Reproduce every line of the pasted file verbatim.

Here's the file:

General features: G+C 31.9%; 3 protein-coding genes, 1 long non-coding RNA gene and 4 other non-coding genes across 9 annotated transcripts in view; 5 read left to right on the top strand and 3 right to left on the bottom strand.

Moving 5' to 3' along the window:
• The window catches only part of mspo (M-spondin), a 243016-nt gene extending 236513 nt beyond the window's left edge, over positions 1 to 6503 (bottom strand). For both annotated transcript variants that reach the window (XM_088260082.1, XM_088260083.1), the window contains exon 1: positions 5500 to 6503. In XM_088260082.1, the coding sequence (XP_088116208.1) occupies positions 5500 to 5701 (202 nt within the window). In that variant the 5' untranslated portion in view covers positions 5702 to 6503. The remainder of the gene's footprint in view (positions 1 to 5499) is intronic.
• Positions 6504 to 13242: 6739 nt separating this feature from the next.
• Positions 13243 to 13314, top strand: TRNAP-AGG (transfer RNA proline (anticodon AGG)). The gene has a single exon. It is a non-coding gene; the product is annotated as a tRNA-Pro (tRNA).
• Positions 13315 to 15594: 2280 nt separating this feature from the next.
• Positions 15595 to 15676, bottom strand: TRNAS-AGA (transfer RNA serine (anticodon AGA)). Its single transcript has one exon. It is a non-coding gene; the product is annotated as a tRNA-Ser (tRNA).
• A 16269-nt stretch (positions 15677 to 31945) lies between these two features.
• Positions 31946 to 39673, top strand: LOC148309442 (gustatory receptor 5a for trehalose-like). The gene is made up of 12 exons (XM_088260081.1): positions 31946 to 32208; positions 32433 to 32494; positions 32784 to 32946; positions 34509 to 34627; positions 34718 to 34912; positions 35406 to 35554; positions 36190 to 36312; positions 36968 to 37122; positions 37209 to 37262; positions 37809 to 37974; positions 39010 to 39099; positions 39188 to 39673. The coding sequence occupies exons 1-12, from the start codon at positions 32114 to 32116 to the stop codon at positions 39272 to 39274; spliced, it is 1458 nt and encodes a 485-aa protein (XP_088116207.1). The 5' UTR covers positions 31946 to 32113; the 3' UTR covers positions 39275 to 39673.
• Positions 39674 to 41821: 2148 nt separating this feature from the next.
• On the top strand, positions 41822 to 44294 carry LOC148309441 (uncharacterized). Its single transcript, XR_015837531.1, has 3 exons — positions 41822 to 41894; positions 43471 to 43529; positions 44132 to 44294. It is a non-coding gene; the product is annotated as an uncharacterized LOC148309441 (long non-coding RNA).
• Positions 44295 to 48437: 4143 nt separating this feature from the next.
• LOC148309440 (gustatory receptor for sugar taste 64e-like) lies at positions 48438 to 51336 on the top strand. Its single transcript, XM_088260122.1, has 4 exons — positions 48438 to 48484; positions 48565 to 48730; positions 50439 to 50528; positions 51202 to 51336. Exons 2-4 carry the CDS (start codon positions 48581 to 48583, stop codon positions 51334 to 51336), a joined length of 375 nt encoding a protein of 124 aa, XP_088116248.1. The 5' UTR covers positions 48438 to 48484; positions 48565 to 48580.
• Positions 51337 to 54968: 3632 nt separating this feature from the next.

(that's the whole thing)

General features: G+C 31.9%; 3 protein-coding genes, 1 long non-coding RNA gene and 4 other non-coding genes across 9 annotated transcripts in view; 5 read left to right on the top strand and 3 right to left on the bottom strand.

Moving 5' to 3' along the window:
• The window catches only part of mspo (M-spondin), a 243016-nt gene extending 236513 nt beyond the window's left edge, over positions 1 to 6503 (bottom strand). For both annotated transcript variants that reach the window (XM_088260082.1, XM_088260083.1), the window contains exon 1: positions 5500 to 6503. In XM_088260082.1, the coding sequence (XP_088116208.1) occupies positions 5500 to 5701 (202 nt within the window). In that variant the 5' untranslated portion in view covers positions 5702 to 6503. The remainder of the gene's footprint in view (positions 1 to 5499) is intronic.
• Positions 6504 to 13242: 6739 nt separating this feature from the next.
• Positions 13243 to 13314, top strand: TRNAP-AGG (transfer RNA proline (anticodon AGG)). The gene has a single exon. It is a non-coding gene; the product is annotated as a tRNA-Pro (tRNA).
• Positions 13315 to 15594: 2280 nt separating this feature from the next.
• Positions 15595 to 15676, bottom strand: TRNAS-AGA (transfer RNA serine (anticodon AGA)). Its single transcript has one exon. It is a non-coding gene; the product is annotated as a tRNA-Ser (tRNA).
• A 16269-nt stretch (positions 15677 to 31945) lies between these two features.
• Positions 31946 to 39673, top strand: LOC148309442 (gustatory receptor 5a for trehalose-like). The gene is made up of 12 exons (XM_088260081.1): positions 31946 to 32208; positions 32433 to 32494; positions 32784 to 32946; positions 34509 to 34627; positions 34718 to 34912; positions 35406 to 35554; positions 36190 to 36312; positions 36968 to 37122; positions 37209 to 37262; positions 37809 to 37974; positions 39010 to 39099; positions 39188 to 39673. The coding sequence occupies exons 1-12, from the start codon at positions 32114 to 32116 to the stop codon at positions 39272 to 39274; spliced, it is 1458 nt and encodes a 485-aa protein (XP_088116207.1). The 5' UTR covers positions 31946 to 32113; the 3' UTR covers positions 39275 to 39673.
• Positions 39674 to 41821: 2148 nt separating this feature from the next.
• On the top strand, positions 41822 to 44294 carry LOC148309441 (uncharacterized). Its single transcript, XR_015837531.1, has 3 exons — positions 41822 to 41894; positions 43471 to 43529; positions 44132 to 44294. It is a non-coding gene; the product is annotated as an uncharacterized LOC148309441 (long non-coding RNA).
• Positions 44295 to 48437: 4143 nt separating this feature from the next.
• LOC148309440 (gustatory receptor for sugar taste 64e-like) lies at positions 48438 to 51336 on the top strand. Its single transcript, XM_088260122.1, has 4 exons — positions 48438 to 48484; positions 48565 to 48730; positions 50439 to 50528; positions 51202 to 51336. Exons 2-4 carry the CDS (start codon positions 48581 to 48583, stop codon positions 51334 to 51336), a joined length of 375 nt encoding a protein of 124 aa, XP_088116248.1. The 5' UTR covers positions 48438 to 48484; positions 48565 to 48580.
• Positions 51337 to 54968: 3632 nt separating this feature from the next.